Results Of 1836 infants, 25% were preterm, 1149 (63%) had antenatal combination antiretroviral therapy (cART) exposure and 395 (22%) received NP (125 received CNP with three drugs). Overall, 117 (6.7%) infants had grade 3–4 anaemia at age 0–6 months and 140 (9.1%) had grade 3–4 neutropaenia. The presence of grade 3–4 anaemia or neutropaenia was not associated with NP type [adjusted odds ratio (aOR) 1.04 for one‐drug NP and 1.60 for three‐drug NP versus two‐drug NP (P = 0.879 and P = 0.277, respectively) for anaemia; aOR 1.33 for one‐drug NP and 1.98 for three‐drug NP versus two‐drug NP (=0.330 and =0.113, respectively) for neutropaenia], but was associated with preterm delivery. Overall, 7746 Hb and NC results were available for 1836 infants up to age 18 months; no significant differences in predicted Hb level or NC were apparent by NP type.

Conclusions A small proportion of infants experienced grade 3–4 haematological adverse events; risk of anaemia or netropenia was not associated with type of NP.


Apr, 2019

Prevalence and clinical outcomes of poor immune response despite virologically suppressive antiretroviral therapy among children and adolescents with HIV in Europe and Thailand: cohort study


Authors: Collins IJ; European Pregnancy and Paediatric HIV Cohort Collaboration (EPPICC) study group in EuroCoord

Published in: Clin Infect Dis. 2019; 28. pii: ciz253. doi: 10.1093/cid/ciz253. [Epub ahead of print]

Background In HIV-positive adults, low CD4 cell counts despite fully suppressed HIV-1 RNA on antiretroviral therapy (ART) have been associated with increased risk of morbidity and mortality. We assessed the prevalence and outcomes of poor immune response (PIR) in children on suppressive ART.

Methods Sixteen cohorts from the European Pregnancy and Paediatric HIV Cohort Collaboration (EPPICC) contributed data. Children aged<18 years at ART initiation, with sustained viral suppression (VS) (≤400copies/mL) for ≥1 year were included. The prevalence of PIR (defined as WHO advanced/severe immunosuppression for age: CD4%<30% in children aged<12 months, CD4%<25% in 12-35 months, CD4%<20% in 36-59 months; CD4%<15%/CD4<350 cells/mm3 in ≥5-years) at 1 year of VS was described. Factors associated with PIR were assessed using logistic regression. Rates of AIDS or death on suppressive ART were calculated by PIR status.

Results Of 2318 children included, median age was 6.4 [IQR, 2.1, 10.4] years and 68% had advanced/severe immunosuppression at ART initiation. At 1 year of VS, 12% had PIR. In multivariable analysis, PIR was associated with older age and worse immunological stage at ART start, hepatitis-B coinfection and residing in Thailand (all p≤0.03). Rates of AIDS/death (95% CI) per 100,000 person-years were 1052 (547, 2022) among PIR versus 261 (166, 409) among immune responders; rate ratio of 4.04 (1.83, 8.92), p<0.001.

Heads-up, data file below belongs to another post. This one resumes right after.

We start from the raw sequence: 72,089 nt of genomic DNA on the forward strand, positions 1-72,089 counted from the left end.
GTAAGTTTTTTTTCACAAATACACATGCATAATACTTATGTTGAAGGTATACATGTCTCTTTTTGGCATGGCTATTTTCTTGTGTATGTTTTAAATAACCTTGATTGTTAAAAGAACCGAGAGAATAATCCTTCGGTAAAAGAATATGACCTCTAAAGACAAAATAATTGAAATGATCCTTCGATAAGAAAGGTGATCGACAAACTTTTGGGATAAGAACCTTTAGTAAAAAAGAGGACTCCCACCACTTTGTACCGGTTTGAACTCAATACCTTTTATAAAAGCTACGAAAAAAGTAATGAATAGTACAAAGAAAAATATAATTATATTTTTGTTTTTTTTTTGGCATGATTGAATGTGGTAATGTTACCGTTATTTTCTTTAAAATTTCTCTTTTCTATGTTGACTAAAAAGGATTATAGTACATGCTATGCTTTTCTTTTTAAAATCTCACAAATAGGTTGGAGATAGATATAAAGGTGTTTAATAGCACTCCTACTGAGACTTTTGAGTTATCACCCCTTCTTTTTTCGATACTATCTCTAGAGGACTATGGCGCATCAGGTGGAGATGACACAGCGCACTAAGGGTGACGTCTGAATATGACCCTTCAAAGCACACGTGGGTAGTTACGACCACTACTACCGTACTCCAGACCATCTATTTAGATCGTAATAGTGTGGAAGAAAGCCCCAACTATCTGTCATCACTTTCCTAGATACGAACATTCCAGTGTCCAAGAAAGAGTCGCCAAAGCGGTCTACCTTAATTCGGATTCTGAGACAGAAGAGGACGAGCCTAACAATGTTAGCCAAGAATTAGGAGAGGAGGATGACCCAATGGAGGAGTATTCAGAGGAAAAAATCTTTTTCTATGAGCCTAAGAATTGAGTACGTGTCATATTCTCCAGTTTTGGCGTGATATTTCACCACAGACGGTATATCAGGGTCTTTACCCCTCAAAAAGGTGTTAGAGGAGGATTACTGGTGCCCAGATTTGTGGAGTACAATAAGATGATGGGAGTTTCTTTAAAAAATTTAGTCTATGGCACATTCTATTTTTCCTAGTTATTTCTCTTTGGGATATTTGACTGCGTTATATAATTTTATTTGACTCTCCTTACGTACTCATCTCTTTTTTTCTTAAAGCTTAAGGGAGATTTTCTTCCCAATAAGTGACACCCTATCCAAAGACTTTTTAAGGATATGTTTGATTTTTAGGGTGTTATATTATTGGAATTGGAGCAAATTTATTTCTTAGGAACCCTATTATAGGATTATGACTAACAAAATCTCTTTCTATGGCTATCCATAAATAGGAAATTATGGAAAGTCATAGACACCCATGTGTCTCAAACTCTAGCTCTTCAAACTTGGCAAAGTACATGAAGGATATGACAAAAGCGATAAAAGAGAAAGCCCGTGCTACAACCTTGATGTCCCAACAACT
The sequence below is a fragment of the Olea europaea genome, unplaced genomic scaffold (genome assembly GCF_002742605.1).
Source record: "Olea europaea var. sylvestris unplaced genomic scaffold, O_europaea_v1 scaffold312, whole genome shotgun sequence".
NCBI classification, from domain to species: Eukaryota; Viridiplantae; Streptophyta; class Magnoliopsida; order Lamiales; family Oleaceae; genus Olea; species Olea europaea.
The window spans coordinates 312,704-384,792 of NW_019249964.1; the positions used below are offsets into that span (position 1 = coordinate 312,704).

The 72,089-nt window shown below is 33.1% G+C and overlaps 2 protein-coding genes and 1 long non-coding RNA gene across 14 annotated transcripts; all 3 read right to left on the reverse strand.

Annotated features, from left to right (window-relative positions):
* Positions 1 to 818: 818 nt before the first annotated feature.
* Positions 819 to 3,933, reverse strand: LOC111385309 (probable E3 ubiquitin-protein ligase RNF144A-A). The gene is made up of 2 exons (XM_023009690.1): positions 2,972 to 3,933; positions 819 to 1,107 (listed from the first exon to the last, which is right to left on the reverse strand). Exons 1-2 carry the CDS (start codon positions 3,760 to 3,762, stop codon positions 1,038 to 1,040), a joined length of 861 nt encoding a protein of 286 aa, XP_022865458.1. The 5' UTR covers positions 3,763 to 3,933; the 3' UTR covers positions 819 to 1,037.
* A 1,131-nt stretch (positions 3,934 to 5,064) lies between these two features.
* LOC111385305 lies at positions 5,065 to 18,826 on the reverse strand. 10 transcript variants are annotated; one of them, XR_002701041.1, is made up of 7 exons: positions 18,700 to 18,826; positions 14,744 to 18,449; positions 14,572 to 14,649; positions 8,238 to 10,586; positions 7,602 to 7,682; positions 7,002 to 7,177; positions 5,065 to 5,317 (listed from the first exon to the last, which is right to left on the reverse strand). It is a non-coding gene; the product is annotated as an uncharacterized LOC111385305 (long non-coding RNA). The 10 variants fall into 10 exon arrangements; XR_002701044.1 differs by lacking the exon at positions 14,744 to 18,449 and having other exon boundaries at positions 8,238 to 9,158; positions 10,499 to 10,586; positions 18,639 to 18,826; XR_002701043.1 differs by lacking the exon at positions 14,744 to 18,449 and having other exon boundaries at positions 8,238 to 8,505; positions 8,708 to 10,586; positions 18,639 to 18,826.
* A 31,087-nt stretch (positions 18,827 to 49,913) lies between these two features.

Conclusions One in eight children in our cohort experienced PIR despite sustained viral suppression. While the overall rate of AIDS/death was low, children with PIR had four-fold increase in risk of event as compared to immune responders.


Apr, 2019

The use of polymyxins to treat carbapenem resistant infections in neonates and children


Authors: Thomas R, Velaphi S, Ellis S, et al.

Published in: Expert Opin Pharmacother. 2019;20(4):415-422. 

Introduction The incidence of healthcare-associated multidrug resistant bacterial infections, particularly due to carbapenem resistant organisms, has been on the rise globally. Among these are the carbapenem resistant Acinetobacter baumannii and Enterobacteriaceae, which have been responsible for numerous outbreaks in neonatal units. The polymyxins (colistin and polymyxin B) are considered to be the last resort antibiotics for treating such infections. However, pharmacokinetic and pharmacodynamic data on the use of polymyxins in neonates and children are very limited, and there are safety concerns.

Areas Covered In this review, the authors summarize the global burden of multidrug resistance, particularly carbapenem resistance, in the neonatal and paediatric population, and the potential wider use of polymyxins in treating these infections.

Expert Opinion Both colistin and polymyxin B have similar efficacy in treating multidrug resistant infections but have safety concerns. However, polymyxin B appears to be a better therapeutic option, with more rapid and higher steady state concentrations achieved compared to colistin and less reported nephrotoxicity. There is virtually no data in neonates and children currently; there is therefore an urgent need for pharmacokinetic and safety trials in these populations to determine the optimal drug and dosing regimens and provide recommendations for their use against carbapenem resistant infections.


Apr, 2019

Effects of an antimicrobial stewardship intervention on perioperative antibiotic prophylaxis in pediatrics


Authors: Donà D, Luise D, La Pergola E, et al.

Published in: Antimicrob Resist Infect Control. 2019;8:13. 

Purpose This study aims to determine the effectiveness of anAntimicrobial Stewardship Program based on a Clinical Pathway (CP) to improve appropriateness in perioperative antibiotic prophylaxis (PAP).

Materials and Methods This pre-post quasi-experimental study was conducted in a 12 month period (six months before and six months after CP implementation), in a tertiary Pediatric Surgical Centre. All patients from 1 month to 15 years of age receiving one or more surgical procedures were eligible for inclusion. PAP was defined appropriate according to clinical practice guidelines.

Results Seven hundred sixty-six children were included in the study, 394 in pre-intervention and 372 in post-intervention. After CP implementation, there was an increase in appropriate PAP administration, as well as in the selection of the appropriate antibiotic for prophylaxis, both for monotherapy (p = 0.02) and combination therapy (p = 0.004). Even the duration of prophylaxis decreased during the post-intervention period, with an increase of correct PAP discontinuation from 45.1 to 66.7% (p < 0.001). Despite the greater use of narrow-spectrum antibiotic for fewer days, there was no increase in treatment failures (10/394 (2.5%) pre vs 7/372 (1.9%) post, p = 0.54).

Conclusions CPs can be a useful tool to improve the choice of antibiotic and the duration of PAP in pediatric patients.